On this solemn day in which Americans unite in remembrance of our country's fallen, we also pray for our military personnel and their families, our veterans, and all who have lost loved ones. As a grateful Nation, we forever carry the selfless sacrifice of our fallen heroes in our hearts, and we share the task of caring for those they left behind.
- Barack Obama, Memorial Day 2011
Back on May 16th I talked about the neighborhood where I keep my boat, and how my neighbors and I prepare for the fishing and boating season in May. By Memorial day, well over half the boats are in the lagoon and many of us have started our fishing season. Over this holiday weekend, many of us targeted Fluke (also called Summer Flouder) and Striped Bass (called Rockfish in the Carolinas). These are two of our area fisheries that provide some challenge (not always easy to find) some fun (the fights can be fairly good) and some food (they both are delicious fish). Few people target Bluefish, despite the fact that they are a beautiful, sleek and muscular fish, and a wonderful fight on light action fishing rods. One reason that fisherman may not target them is that they generally don't taste as good as Fluke or Striped Bass. They have a reputation as being a "fishy" tasting fish.
This past weekend we caught over dozen bluefish and kept a few to eat. On Friday afternoon I was fishing the Shinnecock Inlet. I was drifting the incoming tide, targeting Fluke and Striped Bass on different rods baited with different baits for the two species. No bites other than the occasional Sea Robin, a junk fish. I don't mind catching them once in a while just for the fight, but when they repeatedly steal my baits while I'm targeting a fish for the table and for the photo album, I have to try to laugh rather than curse. None of the other boats seemed to be catching any Fluke or Striped Bass either, as far as I could see.
On almost every drift through the inlet, I'd see some sea birds "working" the surface, picking off little baitfish. This is very often a sign of larger predator fish feeding below the surface. I knew from experience that today this was probably Bluefish feeding on schools of Bunker or Menhaden. After a few more unsuccessful drifts, I racked my fluke and bass rods up, and then I rigged a light casting rod with a lure I knew would have a good chance at attracting the Bluefish. I moved my boat into a position to drift through the spot where the "working birds" indicated the Bluefish might be feeding. I quickly hooked up and had a fun fight with a moderate sized Bluefish, who peeled line off the reel and didn't come quietly. I landed that fish and then set out to catch a few more, releasing those that were looking perfectly healthy, keeping those fish injured by the hooks and the fight. Those would be for the dinner table.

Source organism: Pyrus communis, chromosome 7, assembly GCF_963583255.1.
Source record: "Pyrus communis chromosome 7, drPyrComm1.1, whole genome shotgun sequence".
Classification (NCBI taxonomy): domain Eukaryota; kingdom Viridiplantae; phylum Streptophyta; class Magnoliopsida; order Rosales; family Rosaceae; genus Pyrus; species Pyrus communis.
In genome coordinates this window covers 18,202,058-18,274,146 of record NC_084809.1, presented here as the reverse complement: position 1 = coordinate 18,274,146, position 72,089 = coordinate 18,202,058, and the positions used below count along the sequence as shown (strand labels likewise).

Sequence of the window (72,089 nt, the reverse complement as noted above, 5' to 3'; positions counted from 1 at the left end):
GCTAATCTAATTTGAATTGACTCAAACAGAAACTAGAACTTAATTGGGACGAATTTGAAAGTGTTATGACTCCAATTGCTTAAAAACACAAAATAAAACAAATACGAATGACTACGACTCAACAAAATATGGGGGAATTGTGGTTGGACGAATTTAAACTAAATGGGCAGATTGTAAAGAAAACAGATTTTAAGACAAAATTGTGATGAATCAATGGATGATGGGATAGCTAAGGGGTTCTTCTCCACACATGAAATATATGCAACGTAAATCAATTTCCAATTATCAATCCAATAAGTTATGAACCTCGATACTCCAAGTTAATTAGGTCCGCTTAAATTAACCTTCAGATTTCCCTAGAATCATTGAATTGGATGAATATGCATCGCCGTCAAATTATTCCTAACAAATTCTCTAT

Two days later on a short evening boat ride in the bay, my wife and I saw the working birds again, this time much closer to home. We were only out for a ride, but I never ride without a casting rod ready on board! We landed a fish right away and then headed back to pick up the kids to give them a shot at some bluefish. We all had some fun for about 40 minutes and kept a few fish for the table. These fish were all about 20" long, not the "gorilla" blues we sometimes catch late in the season in the ocean, and not the little snapper-blues we catch in the lagoon and pan fry in garlic and oil.
If you set out to fish for Fluke and Bass and the sea offers you Bluefish, my advice is to take what's there, and appreciate it. Be flexible, be ready to see what's going on around you on the water and make the most of your day as we did. We enjoyed catching those fish, and to our delight, we also really enjoyed eating them. They were very fresh and great on the grill, mild meat and not at all fishy.
Whether you fished or golfed or barbecued or worked, I hope you all had a great Memorial Day weekend, and that you remembered those who made it possible for us.